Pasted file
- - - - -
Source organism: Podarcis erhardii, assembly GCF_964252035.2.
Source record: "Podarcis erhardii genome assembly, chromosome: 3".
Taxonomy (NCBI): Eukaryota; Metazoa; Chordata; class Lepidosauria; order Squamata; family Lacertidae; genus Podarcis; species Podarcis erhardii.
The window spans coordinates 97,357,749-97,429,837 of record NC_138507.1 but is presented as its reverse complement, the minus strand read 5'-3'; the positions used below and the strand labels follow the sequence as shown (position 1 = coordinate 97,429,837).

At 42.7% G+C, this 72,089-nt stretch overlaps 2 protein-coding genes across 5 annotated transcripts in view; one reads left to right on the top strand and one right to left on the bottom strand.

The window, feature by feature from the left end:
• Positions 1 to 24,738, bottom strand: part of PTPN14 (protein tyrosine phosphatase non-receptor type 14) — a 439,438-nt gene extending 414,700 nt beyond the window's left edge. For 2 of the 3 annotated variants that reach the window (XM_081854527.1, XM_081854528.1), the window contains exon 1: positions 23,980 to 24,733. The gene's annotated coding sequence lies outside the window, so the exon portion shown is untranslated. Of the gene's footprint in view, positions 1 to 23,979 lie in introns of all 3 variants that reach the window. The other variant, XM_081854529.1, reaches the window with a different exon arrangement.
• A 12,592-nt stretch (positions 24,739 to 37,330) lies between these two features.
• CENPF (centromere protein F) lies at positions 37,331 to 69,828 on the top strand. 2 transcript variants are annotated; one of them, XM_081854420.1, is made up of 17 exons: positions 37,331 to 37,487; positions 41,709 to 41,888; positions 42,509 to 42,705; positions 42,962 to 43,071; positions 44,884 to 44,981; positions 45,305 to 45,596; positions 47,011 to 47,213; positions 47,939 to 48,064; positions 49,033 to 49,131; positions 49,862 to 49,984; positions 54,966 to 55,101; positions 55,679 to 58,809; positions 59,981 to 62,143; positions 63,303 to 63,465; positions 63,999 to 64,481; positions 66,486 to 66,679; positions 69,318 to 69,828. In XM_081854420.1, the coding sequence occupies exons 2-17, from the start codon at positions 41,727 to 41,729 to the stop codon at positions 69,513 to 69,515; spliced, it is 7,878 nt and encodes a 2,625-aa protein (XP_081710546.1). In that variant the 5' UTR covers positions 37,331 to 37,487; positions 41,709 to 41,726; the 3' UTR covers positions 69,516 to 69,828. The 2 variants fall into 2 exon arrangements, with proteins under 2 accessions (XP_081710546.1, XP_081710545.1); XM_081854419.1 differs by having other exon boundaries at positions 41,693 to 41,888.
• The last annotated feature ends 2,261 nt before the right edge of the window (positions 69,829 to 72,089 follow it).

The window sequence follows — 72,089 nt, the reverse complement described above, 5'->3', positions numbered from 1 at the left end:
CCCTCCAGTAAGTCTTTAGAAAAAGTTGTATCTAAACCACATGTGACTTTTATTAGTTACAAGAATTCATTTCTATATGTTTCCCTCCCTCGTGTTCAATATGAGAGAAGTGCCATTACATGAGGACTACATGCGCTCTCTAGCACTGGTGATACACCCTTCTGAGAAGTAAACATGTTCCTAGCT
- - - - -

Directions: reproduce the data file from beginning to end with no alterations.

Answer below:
Source organism: Podarcis erhardii, assembly GCF_964252035.2.
Source record: "Podarcis erhardii genome assembly, chromosome: 3".
Taxonomy (NCBI): Eukaryota; Metazoa; Chordata; class Lepidosauria; order Squamata; family Lacertidae; genus Podarcis; species Podarcis erhardii.
The window spans coordinates 97,357,749-97,429,837 of record NC_138507.1 but is presented as its reverse complement, the minus strand read 5'-3'; the positions used below and the strand labels follow the sequence as shown (position 1 = coordinate 97,429,837).

At 42.7% G+C, this 72,089-nt stretch overlaps 2 protein-coding genes across 5 annotated transcripts in view; one reads left to right on the top strand and one right to left on the bottom strand.

The window, feature by feature from the left end:
• Positions 1 to 24,738, bottom strand: part of PTPN14 (protein tyrosine phosphatase non-receptor type 14) — a 439,438-nt gene extending 414,700 nt beyond the window's left edge. For 2 of the 3 annotated variants that reach the window (XM_081854527.1, XM_081854528.1), the window contains exon 1: positions 23,980 to 24,733. The gene's annotated coding sequence lies outside the window, so the exon portion shown is untranslated. Of the gene's footprint in view, positions 1 to 23,979 lie in introns of all 3 variants that reach the window. The other variant, XM_081854529.1, reaches the window with a different exon arrangement.
• A 12,592-nt stretch (positions 24,739 to 37,330) lies between these two features.
• CENPF (centromere protein F) lies at positions 37,331 to 69,828 on the top strand. 2 transcript variants are annotated; one of them, XM_081854420.1, is made up of 17 exons: positions 37,331 to 37,487; positions 41,709 to 41,888; positions 42,509 to 42,705; positions 42,962 to 43,071; positions 44,884 to 44,981; positions 45,305 to 45,596; positions 47,011 to 47,213; positions 47,939 to 48,064; positions 49,033 to 49,131; positions 49,862 to 49,984; positions 54,966 to 55,101; positions 55,679 to 58,809; positions 59,981 to 62,143; positions 63,303 to 63,465; positions 63,999 to 64,481; positions 66,486 to 66,679; positions 69,318 to 69,828. In XM_081854420.1, the coding sequence occupies exons 2-17, from the start codon at positions 41,727 to 41,729 to the stop codon at positions 69,513 to 69,515; spliced, it is 7,878 nt and encodes a 2,625-aa protein (XP_081710546.1). In that variant the 5' UTR covers positions 37,331 to 37,487; positions 41,709 to 41,726; the 3' UTR covers positions 69,516 to 69,828. The 2 variants fall into 2 exon arrangements, with proteins under 2 accessions (XP_081710546.1, XP_081710545.1); XM_081854419.1 differs by having other exon boundaries at positions 41,693 to 41,888.
• The last annotated feature ends 2,261 nt before the right edge of the window (positions 69,829 to 72,089 follow it).

The window sequence follows — 72,089 nt, the reverse complement described above, 5'->3', positions numbered from 1 at the left end:
CCCTCCAGTAAGTCTTTAGAAAAAGTTGTATCTAAACCACATGTGACTTTTATTAGTTACAAGAATTCATTTCTATATGTTTCCCTCCCTCGTGTTCAATATGAGAGAAGTGCCATTACATGAGGACTACATGCGCTCTCTAGCACTGGTGATACACCCTTCTGAGAAGTAAACATGTTCCTAGCT